The time passes here with terrible rapidity, as besides the Calendar I have other things that occupy me constantly. I never let slip a chance of seeing Gothic sculpture or Persian pottery, or as far as I can, early Chinese things. I never have cared very much for Japanese art, and Chinese porcelain also leaves me cold. But Chinese painting of periods earlier than MingMing dynasty, the ruling dynasty of China between 1368 and 1644. (which begins you probably know when—I believe about the early XV) is tremendous stuff, and a lot of it has come through Paris lately. Also Chinese Ceramics of the SungSong dynasty, the ruling dynasty of China between 960 and 1279. and earlier periods, before the deadly perfection of Ming porcelain was achieved, are in their way as fine as anything can be. Very hard pottery, mostly, breaking into real porcelain towards the end, and one colour or at the most two, and run at random at that. The greatest refinement and delicacy in shapes, and a nobility of matter in body and glaze unknown to Persia. They have been coming fairly freely for the last four years or so, but are still pretty cheap—dirt cheap compared with the debased, complicated, frippery stuff of the Three EmperorsThe Three Emperors, Kangxi (1662–1722), Yongzheng (1723–1735), and Qianlong (1736–1795), the most powerful rulers of China’s last dynasty, the Qing.—though in China itself they are highly appreciated. The British Museum recently tried to buy the collection of a great Mandarin, consisting of pottery and paintings of the Sung and earlier periods, but the Chinese Government refused to allow it to leave the country.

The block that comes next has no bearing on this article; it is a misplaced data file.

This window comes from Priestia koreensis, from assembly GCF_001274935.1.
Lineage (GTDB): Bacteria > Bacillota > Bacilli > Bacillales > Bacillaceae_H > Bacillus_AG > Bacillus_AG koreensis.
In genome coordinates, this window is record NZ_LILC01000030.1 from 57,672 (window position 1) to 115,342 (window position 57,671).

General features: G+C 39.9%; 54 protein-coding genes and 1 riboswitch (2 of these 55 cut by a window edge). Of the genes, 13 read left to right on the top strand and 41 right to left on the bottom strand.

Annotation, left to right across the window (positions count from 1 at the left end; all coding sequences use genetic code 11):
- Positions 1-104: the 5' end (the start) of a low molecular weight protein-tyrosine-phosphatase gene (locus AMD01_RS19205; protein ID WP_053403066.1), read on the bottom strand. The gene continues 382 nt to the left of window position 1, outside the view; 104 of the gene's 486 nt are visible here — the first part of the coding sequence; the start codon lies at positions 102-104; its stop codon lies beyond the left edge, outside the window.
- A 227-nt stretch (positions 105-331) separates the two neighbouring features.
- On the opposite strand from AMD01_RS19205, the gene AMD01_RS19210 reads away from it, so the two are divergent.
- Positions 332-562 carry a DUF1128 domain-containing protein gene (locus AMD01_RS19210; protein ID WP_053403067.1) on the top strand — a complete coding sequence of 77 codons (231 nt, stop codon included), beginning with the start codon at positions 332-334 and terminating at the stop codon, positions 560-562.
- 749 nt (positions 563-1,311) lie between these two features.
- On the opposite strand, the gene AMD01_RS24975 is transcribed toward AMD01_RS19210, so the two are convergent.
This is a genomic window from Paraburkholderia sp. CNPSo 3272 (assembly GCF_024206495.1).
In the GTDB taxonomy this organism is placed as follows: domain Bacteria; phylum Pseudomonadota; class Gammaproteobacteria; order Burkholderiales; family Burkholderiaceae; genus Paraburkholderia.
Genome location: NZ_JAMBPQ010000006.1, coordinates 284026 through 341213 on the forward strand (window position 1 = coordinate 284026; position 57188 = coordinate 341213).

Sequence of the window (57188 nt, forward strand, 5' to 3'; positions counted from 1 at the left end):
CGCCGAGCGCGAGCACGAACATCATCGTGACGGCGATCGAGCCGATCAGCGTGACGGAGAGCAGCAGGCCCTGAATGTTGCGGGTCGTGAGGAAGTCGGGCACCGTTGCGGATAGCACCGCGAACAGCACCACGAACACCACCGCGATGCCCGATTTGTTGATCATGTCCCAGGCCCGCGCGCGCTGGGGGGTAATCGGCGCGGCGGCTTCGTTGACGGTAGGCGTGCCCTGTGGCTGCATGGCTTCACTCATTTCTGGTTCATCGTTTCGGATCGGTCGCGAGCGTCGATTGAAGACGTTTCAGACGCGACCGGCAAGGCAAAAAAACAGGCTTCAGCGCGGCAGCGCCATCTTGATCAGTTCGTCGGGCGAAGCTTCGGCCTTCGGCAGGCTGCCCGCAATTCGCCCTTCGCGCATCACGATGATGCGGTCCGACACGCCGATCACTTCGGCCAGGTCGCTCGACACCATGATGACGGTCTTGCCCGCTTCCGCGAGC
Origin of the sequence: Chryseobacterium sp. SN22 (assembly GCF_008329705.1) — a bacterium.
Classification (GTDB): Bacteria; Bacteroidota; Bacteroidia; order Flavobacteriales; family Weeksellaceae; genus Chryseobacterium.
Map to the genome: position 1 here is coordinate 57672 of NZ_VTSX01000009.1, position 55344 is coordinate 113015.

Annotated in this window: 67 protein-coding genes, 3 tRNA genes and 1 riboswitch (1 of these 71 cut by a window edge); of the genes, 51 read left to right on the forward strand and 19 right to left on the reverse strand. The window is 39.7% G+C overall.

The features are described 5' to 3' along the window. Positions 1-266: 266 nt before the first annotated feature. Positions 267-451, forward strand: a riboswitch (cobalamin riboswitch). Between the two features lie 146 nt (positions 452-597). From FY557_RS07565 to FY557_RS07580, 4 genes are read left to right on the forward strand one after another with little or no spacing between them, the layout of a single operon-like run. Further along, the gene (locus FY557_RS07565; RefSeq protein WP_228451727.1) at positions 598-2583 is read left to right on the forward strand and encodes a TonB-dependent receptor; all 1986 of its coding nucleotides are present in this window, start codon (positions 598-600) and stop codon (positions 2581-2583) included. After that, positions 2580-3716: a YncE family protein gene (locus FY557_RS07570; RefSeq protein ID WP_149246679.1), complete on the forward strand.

I am enclosing a letter from Elisina. William is a great joy to me now—though to speak the truth I was unable to so much as simulate much affection for him during the first year of his life—he seemed so distant and inhuman then, but now that he knows me it is very different. Please write soon.